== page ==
Germany's Scholz heads next to Chile, Brazil on Latin America tour
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German Chancellor Olaf Scholz travels to Chile on Sunday, part of a Latin America tour that also includes Argentina and Brazil, where Berlin and the EU are seeking a reset following the election of Luiz Inacio Lula da Silva.
Accompanied by a delegation of business leaders, Scholz arrived at his first stop, Buenos Aires, on Saturday and met with President Alberto Fernandez.
The two leaders affirmed the importance of concluding a trade agreement between the EU and trade bloc Mercosur, comprised of Argentina, Brazil, Paraguay and Uruguay.
"We agree to deepen bilateral trade relations and for this the EU-Mercosur agreement is of special importance," Scholz told reporters after the meeting. "Our goal is to reach a quick conclusion."
With Lula's inauguration to the presidency earlier this month in Brazil, "we are in a better position" to reach an agreement, Fernandez said.
Germany wants to boost cooperation with Latin America and the Caribbean on "renewable energies, green hydrogen and responsible trade in raw materials," Scholz said in an interview Saturday with the Grupo de Diarios America (GDA) consortium of South American newspapers.
The visit comes as German business seeks new opportunities overseas following the economic shock caused by Russia's invasion of Ukraine, and as concerns grow about a heavy reliance on China.
All three countries -- Argentina, Chile and Brazil -- are rich in natural resources and "very interesting partners" for Europe's top economy, a government source in Berlin said. But the Brazilian leg of the trip will be the most closely watched.
Germany, and more broadly the European Union, are seeking to reset relations now that Lula is back in power, following the divisive administration of far-right leader Jair Bolsonaro.
On Monday, Scholz will become the first Western leader to meet with Lula since his inauguration.
He will first meet on Sunday, however, with Chilean President Gabriel Boric and visit the Museum of Memory and Human Rights commemorating the atrocities committed during the dictatorship of Augusto Pinochet from 1973 to 1990.
- EU-Mercosur deal -
Although a deal was reached with Mercosur in 2019 following 20 years of talks, it has not yet been ratified, and has faced a wave of criticism in Europe, particularly among the agriculture and ecological sectors.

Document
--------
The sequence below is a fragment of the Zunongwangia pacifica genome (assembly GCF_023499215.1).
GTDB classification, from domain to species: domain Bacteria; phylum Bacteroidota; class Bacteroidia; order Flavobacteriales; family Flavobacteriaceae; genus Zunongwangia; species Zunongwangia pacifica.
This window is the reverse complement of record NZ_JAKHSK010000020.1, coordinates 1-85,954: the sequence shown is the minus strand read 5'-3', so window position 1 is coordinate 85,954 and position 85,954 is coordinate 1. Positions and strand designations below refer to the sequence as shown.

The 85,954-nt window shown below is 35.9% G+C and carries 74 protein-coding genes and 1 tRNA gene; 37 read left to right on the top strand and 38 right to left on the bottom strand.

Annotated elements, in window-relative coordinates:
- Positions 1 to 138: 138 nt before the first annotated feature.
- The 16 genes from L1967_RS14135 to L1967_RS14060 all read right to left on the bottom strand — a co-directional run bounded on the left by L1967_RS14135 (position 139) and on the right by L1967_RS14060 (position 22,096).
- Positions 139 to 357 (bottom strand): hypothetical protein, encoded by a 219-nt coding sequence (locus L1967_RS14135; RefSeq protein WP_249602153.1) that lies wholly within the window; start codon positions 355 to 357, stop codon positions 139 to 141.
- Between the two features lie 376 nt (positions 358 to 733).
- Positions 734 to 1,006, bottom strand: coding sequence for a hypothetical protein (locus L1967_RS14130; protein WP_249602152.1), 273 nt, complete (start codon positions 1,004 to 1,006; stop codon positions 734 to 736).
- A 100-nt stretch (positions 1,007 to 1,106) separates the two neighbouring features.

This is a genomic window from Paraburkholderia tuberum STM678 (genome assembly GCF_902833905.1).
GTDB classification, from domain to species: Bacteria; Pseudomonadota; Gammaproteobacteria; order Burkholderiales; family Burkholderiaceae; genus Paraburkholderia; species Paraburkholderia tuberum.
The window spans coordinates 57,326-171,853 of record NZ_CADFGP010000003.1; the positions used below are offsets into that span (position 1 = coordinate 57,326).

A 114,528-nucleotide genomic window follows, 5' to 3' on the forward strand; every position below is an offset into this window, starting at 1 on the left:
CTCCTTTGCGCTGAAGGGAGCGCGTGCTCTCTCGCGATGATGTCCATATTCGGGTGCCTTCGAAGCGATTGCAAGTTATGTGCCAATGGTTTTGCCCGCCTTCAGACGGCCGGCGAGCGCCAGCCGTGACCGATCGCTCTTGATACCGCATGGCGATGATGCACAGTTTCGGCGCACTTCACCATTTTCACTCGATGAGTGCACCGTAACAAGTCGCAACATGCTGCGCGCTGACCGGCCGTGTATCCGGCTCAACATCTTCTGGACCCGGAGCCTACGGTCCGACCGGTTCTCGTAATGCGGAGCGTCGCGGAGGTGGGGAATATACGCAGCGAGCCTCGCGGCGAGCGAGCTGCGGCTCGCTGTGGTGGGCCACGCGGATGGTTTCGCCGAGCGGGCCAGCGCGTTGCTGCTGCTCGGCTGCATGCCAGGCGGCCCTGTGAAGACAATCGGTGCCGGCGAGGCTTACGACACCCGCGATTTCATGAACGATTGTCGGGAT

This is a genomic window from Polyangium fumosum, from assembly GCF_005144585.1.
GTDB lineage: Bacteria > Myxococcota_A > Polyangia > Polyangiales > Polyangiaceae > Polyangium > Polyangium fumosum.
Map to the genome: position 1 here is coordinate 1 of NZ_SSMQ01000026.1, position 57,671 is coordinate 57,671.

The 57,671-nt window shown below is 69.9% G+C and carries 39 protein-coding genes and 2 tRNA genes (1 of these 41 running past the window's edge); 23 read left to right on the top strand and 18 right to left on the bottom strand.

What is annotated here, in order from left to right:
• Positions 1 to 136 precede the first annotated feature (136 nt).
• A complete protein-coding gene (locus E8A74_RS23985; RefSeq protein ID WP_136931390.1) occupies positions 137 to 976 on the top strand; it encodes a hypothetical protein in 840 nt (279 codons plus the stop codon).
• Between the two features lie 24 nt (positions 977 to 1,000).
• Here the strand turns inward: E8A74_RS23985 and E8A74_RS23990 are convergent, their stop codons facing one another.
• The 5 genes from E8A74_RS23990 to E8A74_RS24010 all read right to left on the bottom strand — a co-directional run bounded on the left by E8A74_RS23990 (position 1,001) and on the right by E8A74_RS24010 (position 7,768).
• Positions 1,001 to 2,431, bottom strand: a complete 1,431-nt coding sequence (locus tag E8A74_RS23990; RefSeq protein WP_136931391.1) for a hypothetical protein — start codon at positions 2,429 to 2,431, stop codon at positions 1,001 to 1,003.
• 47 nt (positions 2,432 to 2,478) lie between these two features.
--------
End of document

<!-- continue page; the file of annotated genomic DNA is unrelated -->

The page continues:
This week however, Lula signaled a renewed focus on finalizing the accord, saying it was "urgent and extremely important" to reach agreement.
"We heartily support the efforts of the European Commission regarding the swift reaching of an accord with the Mercosur partners," said Scholz in his GDA interview.
Ahead of the trip, Germany's powerful machine tool makers' federation called for the deal "to finally be implemented after years of going nowhere."
"Time is pressing," the federation said.
Germany will also be trying to ensure it does not lose ground to China, which is increasingly becoming a trade rival for European powers and the United States in Latin America.
- Protecting forests -
The environment will be high on the agenda when Scholz visits Brazil.
After Lula's election victory in October, Berlin said it was ready to resume payments to a fund that aims to protect the Amazon rainforest.
Germany, along with the fund's biggest donor Norway, had halted payments after deforestation surged under climate-sceptic Bolsonaro.
Bolsonaro's administration caused "a rupture in Brazilian environmental policy and closed the doors of environmental diplomacy," said Roberto Goulart Menezes, of the Institute of International Relations at the University of Brasilia.
"Lula's government, on the contrary, is resuming this agenda and placing it among its priorities."
As Russia's war against Ukraine grinds on, Germany will seek to use the Latin American tour to drum up further international support against Moscow, the Berlin government source said.
Argentina, Chile and Brazil have criticized the invasion of Ukraine at the United Nations but have not adopted sanctions against Moscow.
Lula caused shock last year when he said Ukrainian President Volodymyr Zelensky was "as responsible as" Russian President Vladimir Putin for the conflict.
"We will underline that the contours of peace are relatively simple -- that Russia leaves a territory where it has no business," the German source said.